Latinas

Aurora Estrada Orozco


By Desirée Mata

Aurora Estrada Orozco was only about 4 years old when she came to the United States due to the unrest in Mexico. Her father, Lorenzo Estrada, worked as a bookkeeper at an American gold, silver and coal mining company in Serralvo, Nuevo Leon, until Pancho Villa's men started sabotaging production. The company, known to Orozco only as "La Fundacion," decided to leave and offered Lorenzo a position in Mercedes, Texas, in the Rio Grande Valley.

Betty Muñoz Medina


By Brian Goodman

During World War II, commissioned military officers would receive deployment orders by telegram, often believing they’d been called up for duty by their senator.

Little did they know that the assignments were actually issued at random by people like Betty Muñoz Medina, who got an entry-level job at the War Department (now the Department of the Army) when she was 20.

"I was filing 3- by 5-inch cards all day long," Muñoz Medina said.

Elsie Schaffer Martinez


By Kimberly Wied

Elsie Martinez saw a lot of World War II, but she never left the country and can't talk about it.

"The things we saw, and the people that came back, it was horrible," said Martinez, recalling her work in a high-security photo lab that processed aerial photos taken by Army reconnaissance.

Maria Sally Salazar


By Therese Glenn

When Maria Sally Salazar illegally enlisted into the Army, she dreamed of traveling the world. She didn’t imagine, however, that her service would lead to six months in the hospital recovering from multiple illnesses and watching the end of World War II from bed.

"The war in '41 woke us up," Salazar said. "Everyone was talking about it. Everyone wanted to go."

Concepción Alvarado Escobedo


By Sandra Freyberg

Growing up as the oldest of six girls, Concepción Alvarado Escobedo learned early what it means to take responsibility. Even when she was hardly more than a toddler she helped her mother take care of her younger sisters. Later, she washed diapers, first boiling the clothes and then scrubbing them on a washboard.

Aurora Gonzalez Castro


By Anna Zukowski

Aurora Gonzalez Castro's story isn't just about her; it’s also the story of two half-brothers, Caesar and Alfred Castro, both musicians in military bands during World War II, as well as accomplished musicians after the conflict.

Castro’s marriage to the older half-brother, Alfred, after the 1966 death of Caesar, seems to have been destined. Alfred married Aurora Gonzalez June 8, 1968, and a reception was held in her sister's house after their marriage.

"It was meant to be,” said Castro of how she ended up with two musicians.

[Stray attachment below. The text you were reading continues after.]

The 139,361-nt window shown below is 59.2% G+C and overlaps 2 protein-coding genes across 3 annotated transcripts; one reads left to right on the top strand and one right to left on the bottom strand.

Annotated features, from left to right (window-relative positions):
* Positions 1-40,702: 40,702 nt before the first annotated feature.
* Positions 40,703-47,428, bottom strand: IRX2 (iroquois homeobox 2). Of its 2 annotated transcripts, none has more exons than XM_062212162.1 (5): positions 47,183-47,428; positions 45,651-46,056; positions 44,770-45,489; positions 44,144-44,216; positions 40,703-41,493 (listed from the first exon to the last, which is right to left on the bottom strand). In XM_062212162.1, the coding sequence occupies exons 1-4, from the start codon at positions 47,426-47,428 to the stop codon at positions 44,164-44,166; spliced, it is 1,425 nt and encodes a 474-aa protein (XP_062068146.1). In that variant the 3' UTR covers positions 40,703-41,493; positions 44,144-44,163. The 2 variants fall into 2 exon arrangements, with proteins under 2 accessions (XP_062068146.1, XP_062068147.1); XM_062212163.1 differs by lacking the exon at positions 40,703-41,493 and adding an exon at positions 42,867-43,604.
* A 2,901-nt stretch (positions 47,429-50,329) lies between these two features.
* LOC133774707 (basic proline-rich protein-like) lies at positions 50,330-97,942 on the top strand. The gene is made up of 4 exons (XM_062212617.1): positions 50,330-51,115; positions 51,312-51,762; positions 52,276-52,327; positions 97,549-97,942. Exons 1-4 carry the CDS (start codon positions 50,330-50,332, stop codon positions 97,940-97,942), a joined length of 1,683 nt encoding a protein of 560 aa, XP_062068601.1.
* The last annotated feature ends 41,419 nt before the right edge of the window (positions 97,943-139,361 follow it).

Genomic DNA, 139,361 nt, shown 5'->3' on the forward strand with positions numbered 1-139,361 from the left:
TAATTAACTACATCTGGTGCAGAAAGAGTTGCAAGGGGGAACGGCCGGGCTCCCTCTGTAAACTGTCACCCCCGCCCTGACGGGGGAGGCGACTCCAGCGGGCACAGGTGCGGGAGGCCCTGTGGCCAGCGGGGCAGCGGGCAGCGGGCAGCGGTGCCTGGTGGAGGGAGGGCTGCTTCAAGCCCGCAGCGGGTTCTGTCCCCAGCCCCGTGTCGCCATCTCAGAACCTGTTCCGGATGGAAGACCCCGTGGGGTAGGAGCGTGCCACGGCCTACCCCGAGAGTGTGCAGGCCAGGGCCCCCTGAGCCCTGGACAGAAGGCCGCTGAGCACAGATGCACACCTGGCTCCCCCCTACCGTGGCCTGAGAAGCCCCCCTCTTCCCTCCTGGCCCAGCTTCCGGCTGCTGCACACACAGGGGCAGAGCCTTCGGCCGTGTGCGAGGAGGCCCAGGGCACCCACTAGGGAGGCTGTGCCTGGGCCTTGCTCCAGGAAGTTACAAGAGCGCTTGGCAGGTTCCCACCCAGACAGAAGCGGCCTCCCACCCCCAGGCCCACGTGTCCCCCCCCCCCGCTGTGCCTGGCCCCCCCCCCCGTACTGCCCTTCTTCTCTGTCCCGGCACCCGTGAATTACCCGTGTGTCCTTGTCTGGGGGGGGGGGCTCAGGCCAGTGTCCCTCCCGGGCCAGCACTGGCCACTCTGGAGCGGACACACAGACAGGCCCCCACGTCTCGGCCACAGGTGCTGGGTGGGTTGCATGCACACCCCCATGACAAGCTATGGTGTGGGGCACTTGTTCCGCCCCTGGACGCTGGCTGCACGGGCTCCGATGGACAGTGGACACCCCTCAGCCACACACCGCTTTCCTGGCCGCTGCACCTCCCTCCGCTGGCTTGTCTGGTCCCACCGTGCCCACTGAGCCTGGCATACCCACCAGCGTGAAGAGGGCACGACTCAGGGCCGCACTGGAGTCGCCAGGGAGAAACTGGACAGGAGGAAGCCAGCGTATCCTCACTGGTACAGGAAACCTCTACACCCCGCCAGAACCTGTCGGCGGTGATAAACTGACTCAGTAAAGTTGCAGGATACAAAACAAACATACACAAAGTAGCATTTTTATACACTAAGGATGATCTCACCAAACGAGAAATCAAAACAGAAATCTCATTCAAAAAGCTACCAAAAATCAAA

Gloria Flores Moraga


By Raquel C. Garza

Gloria Flores Moraga defied many social norms in her lifetime: She moved out on her own while single, attended college when most women were expected to stay home and even worked as a disc jockey at the first all-Spanish radio station in Phoenix, Arizona.

A "Depression baby," Moraga was born Dec. 5, 1930, in Phoenix, Ariz., only 14 months after the stock market crash of 1929. Her father, Manuel Flores, baled hay for 25 cents a day to support his wife, Anita Daniel Flores, and their new daughter.

Carlota Ayala Ortega


By Angela Walker

Dr. Carlota Ayala-Ortega sits proudly by as husband Guadalupe Ortega recalls his memories from World War II.

Guadalupe recalls the time the owner of a museum learned of his many medals earned in combat, and told him "I'll make a hero out of you."

Guadalupe quickly answered, "I am a hero, I have been for years, and I don't tell anybody."

Ortega smiles and nods her head in agreement.

Many would say she’s a hero in her own right.

Julia Rodriguez Aguillon


By Yolanda Urrabazo

Julia Rodriguez Aguillon first knew tragedy when she was 10 years old, when her father passed away due to cirrhosis of the liver. Later, as an adult, she’d feel a deeper sorrow when she had a stillborn baby and, much later, when a daughter and granddaughter died. But through it all, she held on to a strong belief in God.

"To me, the loss of a child is the most hard ... but God will never give you anything more than you can bear," Aguillon said. "So I had faith and we pulled through."

Carmen Romero Phillips


By Rachel Howell

In late December, 1943, the United States had been fighting in World War II for more than two years, but for one Tucson nurse, the war was a brand new experience: that's when Carmen Romero, now Phillips, joined the Army.

Recruiters visiting St. Mary's Hospital School of Nursing College in Tucson, where Phillips was attending school, were looking for nurses.

"They asked if we would be interested in joining the military, so I said yes and they signed me up," Phillips said.